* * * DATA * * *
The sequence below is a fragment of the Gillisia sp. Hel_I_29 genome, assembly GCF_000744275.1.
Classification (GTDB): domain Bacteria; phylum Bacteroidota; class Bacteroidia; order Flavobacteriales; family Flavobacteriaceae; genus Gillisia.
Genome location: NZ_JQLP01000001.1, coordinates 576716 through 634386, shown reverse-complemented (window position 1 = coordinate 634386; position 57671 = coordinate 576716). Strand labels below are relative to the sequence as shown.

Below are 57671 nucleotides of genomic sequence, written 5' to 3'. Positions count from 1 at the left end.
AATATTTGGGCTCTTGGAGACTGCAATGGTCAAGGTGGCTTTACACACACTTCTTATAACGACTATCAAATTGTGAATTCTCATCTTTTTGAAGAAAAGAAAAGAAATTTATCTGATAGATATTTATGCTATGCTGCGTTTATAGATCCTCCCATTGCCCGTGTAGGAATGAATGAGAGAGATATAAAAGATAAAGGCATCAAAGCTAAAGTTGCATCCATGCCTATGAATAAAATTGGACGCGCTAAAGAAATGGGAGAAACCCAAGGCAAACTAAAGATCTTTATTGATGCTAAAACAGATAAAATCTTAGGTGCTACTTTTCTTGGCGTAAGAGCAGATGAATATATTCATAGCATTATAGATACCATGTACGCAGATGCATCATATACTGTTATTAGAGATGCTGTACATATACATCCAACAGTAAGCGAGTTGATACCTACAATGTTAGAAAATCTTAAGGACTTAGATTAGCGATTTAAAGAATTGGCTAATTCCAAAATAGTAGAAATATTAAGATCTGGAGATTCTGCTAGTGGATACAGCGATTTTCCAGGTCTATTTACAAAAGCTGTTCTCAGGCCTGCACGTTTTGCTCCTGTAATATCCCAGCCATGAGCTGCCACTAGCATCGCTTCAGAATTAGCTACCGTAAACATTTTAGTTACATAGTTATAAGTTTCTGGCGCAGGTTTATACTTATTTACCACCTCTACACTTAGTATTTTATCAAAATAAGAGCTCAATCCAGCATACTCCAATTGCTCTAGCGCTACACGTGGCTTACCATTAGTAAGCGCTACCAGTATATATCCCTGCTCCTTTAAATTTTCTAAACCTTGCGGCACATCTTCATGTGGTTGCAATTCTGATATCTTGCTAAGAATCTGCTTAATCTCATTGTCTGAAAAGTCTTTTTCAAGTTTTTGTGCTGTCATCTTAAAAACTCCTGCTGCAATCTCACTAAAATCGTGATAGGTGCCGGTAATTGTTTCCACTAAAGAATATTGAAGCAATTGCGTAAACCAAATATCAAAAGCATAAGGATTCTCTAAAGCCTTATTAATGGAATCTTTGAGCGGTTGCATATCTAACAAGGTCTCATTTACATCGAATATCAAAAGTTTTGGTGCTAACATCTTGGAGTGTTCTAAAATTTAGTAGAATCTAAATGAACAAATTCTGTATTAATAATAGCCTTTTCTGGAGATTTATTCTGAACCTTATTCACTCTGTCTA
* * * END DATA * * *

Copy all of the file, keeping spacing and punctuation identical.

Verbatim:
The sequence below is a fragment of the Gillisia sp. Hel_I_29 genome, assembly GCF_000744275.1.
Classification (GTDB): domain Bacteria; phylum Bacteroidota; class Bacteroidia; order Flavobacteriales; family Flavobacteriaceae; genus Gillisia.
Genome location: NZ_JQLP01000001.1, coordinates 576716 through 634386, shown reverse-complemented (window position 1 = coordinate 634386; position 57671 = coordinate 576716). Strand labels below are relative to the sequence as shown.

Below are 57671 nucleotides of genomic sequence, written 5' to 3'. Positions count from 1 at the left end.
AATATTTGGGCTCTTGGAGACTGCAATGGTCAAGGTGGCTTTACACACACTTCTTATAACGACTATCAAATTGTGAATTCTCATCTTTTTGAAGAAAAGAAAAGAAATTTATCTGATAGATATTTATGCTATGCTGCGTTTATAGATCCTCCCATTGCCCGTGTAGGAATGAATGAGAGAGATATAAAAGATAAAGGCATCAAAGCTAAAGTTGCATCCATGCCTATGAATAAAATTGGACGCGCTAAAGAAATGGGAGAAACCCAAGGCAAACTAAAGATCTTTATTGATGCTAAAACAGATAAAATCTTAGGTGCTACTTTTCTTGGCGTAAGAGCAGATGAATATATTCATAGCATTATAGATACCATGTACGCAGATGCATCATATACTGTTATTAGAGATGCTGTACATATACATCCAACAGTAAGCGAGTTGATACCTACAATGTTAGAAAATCTTAAGGACTTAGATTAGCGATTTAAAGAATTGGCTAATTCCAAAATAGTAGAAATATTAAGATCTGGAGATTCTGCTAGTGGATACAGCGATTTTCCAGGTCTATTTACAAAAGCTGTTCTCAGGCCTGCACGTTTTGCTCCTGTAATATCCCAGCCATGAGCTGCCACTAGCATCGCTTCAGAATTAGCTACCGTAAACATTTTAGTTACATAGTTATAAGTTTCTGGCGCAGGTTTATACTTATTTACCACCTCTACACTTAGTATTTTATCAAAATAAGAGCTCAATCCAGCATACTCCAATTGCTCTAGCGCTACACGTGGCTTACCATTAGTAAGCGCTACCAGTATATATCCCTGCTCCTTTAAATTTTCTAAACCTTGCGGCACATCTTCATGTGGTTGCAATTCTGATATCTTGCTAAGAATCTGCTTAATCTCATTGTCTGAAAAGTCTTTTTCAAGTTTTTGTGCTGTCATCTTAAAAACTCCTGCTGCAATCTCACTAAAATCGTGATAGGTGCCGGTAATTGTTTCCACTAAAGAATATTGAAGCAATTGCGTAAACCAAATATCAAAAGCATAAGGATTCTCTAAAGCCTTATTAATGGAATCTTTGAGCGGTTGCATATCTAACAAGGTCTCATTTACATCGAATATCAAAAGTTTTGGTGCTAACATCTTGGAGTGTTCTAAAATTTAGTAGAATCTAAATGAACAAATTCTGTATTAATAATAGCCTTTTCTGGAGATTTATTCTGAACCTTATTCACTCTGTCTA